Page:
Blue Light Effects: What Your Smart Devices Are Doing to Your Brain and Body
Category: Healthy Living
Posted on October 8, 2020
Vanessa is a health writer and blogging expert. Her specialities are medicine, health and wellness. She is proud to call Vancouver, BC her home where she enjoys the ocean and mountains with her dog Mr. ChowChow.
You love them, but your smart devices are likely harming your health! It can be hard to imagine that the tiny light coming from your phone or computer, can be causing you harm. It’s just light after all, right? Nope.
Over the decades since the invention of electricity, we have been lengthening our exposure to light. Now, we are extending it to lengths that are doing damage to our brains and our bodies. The blue light from your smart devices can significantly affect the health of your brain and body. As average smart device usage increases, so does the harmful blue light effects of your screen time. With a few adjustments, you can curb your blue light exposure and improve your health.
What Is Blue Light and the Blue Light Effect
Blue light is a short wavelength light (versus red light, which has a longer wavelength). Because it is a short wavelength light it can affect your brain and body. The blue light effect is not all negative, you need it, but too much of it can be harmful.
Light waves emit energy that ranges in its strength and length. The shorter wavelengths have more energy than the longer wavelengths. The short wavelength of blue light affects your body and brain in several different ways.
Natural blue light from the sun is helpful. It can help keep you alert, mentally focused, boost your mood, and give you a sense of well being. But, blue light coming from your smart devices can be harmful. Blue light can overstimulate your nervous system. It can also cause mood disorders, sleep disruptions, eye strain, headaches, and fatigue.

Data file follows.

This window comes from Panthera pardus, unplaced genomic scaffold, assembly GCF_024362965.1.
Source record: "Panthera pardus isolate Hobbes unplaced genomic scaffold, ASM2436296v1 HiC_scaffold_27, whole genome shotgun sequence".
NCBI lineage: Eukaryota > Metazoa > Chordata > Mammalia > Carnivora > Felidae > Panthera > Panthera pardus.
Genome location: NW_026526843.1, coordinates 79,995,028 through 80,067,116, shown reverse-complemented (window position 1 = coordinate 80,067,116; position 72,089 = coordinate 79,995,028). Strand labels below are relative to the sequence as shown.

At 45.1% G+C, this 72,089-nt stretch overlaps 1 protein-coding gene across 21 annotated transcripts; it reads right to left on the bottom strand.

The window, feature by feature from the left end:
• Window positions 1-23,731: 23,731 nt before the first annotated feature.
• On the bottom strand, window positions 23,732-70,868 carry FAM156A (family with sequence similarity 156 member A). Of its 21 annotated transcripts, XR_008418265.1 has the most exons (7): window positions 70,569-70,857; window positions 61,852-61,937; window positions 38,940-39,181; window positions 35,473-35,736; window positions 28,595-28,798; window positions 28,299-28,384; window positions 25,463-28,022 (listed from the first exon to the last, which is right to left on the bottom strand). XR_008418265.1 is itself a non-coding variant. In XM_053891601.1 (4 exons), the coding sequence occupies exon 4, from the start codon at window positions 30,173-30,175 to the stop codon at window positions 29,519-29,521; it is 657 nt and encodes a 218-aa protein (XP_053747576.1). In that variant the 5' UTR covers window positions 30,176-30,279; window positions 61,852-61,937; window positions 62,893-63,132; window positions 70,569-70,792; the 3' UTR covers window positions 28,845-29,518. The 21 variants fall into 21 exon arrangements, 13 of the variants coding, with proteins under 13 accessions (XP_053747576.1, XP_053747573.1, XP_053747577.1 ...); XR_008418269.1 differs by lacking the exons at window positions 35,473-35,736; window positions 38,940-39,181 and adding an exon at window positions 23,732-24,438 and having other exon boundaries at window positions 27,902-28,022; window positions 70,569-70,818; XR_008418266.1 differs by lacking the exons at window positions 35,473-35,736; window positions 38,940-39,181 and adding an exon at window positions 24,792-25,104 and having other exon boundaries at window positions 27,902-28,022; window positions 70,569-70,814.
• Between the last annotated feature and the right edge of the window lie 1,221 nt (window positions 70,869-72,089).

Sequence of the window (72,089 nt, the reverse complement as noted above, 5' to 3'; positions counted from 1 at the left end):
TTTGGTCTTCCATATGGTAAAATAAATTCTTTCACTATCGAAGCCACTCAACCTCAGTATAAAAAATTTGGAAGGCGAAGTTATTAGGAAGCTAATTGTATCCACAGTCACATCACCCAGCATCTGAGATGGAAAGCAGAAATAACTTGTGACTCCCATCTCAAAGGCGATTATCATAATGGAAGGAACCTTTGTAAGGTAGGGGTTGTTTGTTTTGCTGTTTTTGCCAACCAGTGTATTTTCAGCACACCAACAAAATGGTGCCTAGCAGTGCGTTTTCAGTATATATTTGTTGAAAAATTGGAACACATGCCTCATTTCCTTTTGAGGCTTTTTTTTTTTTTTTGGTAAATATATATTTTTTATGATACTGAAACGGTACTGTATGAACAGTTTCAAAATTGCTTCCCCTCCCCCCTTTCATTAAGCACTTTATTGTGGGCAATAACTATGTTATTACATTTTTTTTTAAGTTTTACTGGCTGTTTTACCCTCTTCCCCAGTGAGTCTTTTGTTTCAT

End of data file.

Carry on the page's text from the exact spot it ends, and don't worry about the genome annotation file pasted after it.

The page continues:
The use of smart devices is dramatically increasing every year. As is the blue light effect on your brain and your body. You can increase your physical and mental health by understanding harmful blue light. Learn where it comes from and how to reduce its effects.
The Sources of Blue Light
Blue light is found all around us. It naturally comes from the sun and artificially from fluorescent bulbs, LED lights, TVs, ebook readers, and smart devices. It has consumed almost every waking and, now sleeping, moment of our lives.
You can cause a cascade of health issues by reading on your blue light emitting devices in the evening. The negative health effects start with trouble falling asleep. They also contribute to poor quality of sleep and less REM (rapid eye movement) sleep.
Why Our Circadian Rhythms Are so Important
When you don’t get enough sleep, you are adding stress to your body. Stress on the body can cause disease, illness, and mood disorders. Sleep quality will either help improve or increase your daily stress. Adequate and quality sleep is essential to your well being. Blue-light emitting devices threaten your sleep.
Sleep is critical to your health, making sure you have practices in place to sleep enough and to sleep well. Sleep is dependent on your 'circadian rhythm'.
Your circadian rhythm is a natural body process that regulates your daily sleep-wake cycle. Disruption of your circadian rhythm can lead to issues such as slower thinking, weight gain, mood swings, depression, and obesity.
The primary hormone blue light affects in our circadian rhythm is melatonin. If you are lacking melatonin it can lead to insomnia and poor sleep. Melatonin is produced in the body and helps you sleep.
The more darkness you are exposed to, the more melatonin you produce. The more light exposure you get (including blue light exposure), the less melatonin you will produce. Low melatonin levels will signal your body to stay awake. You can ease the negative effects of blue light by limiting exposure to your devices. This can increase your ability to have a better quality of sleep.
Beneficial Effects of Light
Bring on the light and bright! As humans, we tend to want lots of light in our homes and offices. Light helps to boost our productivity, our mood, and as an aesthetic of our environment.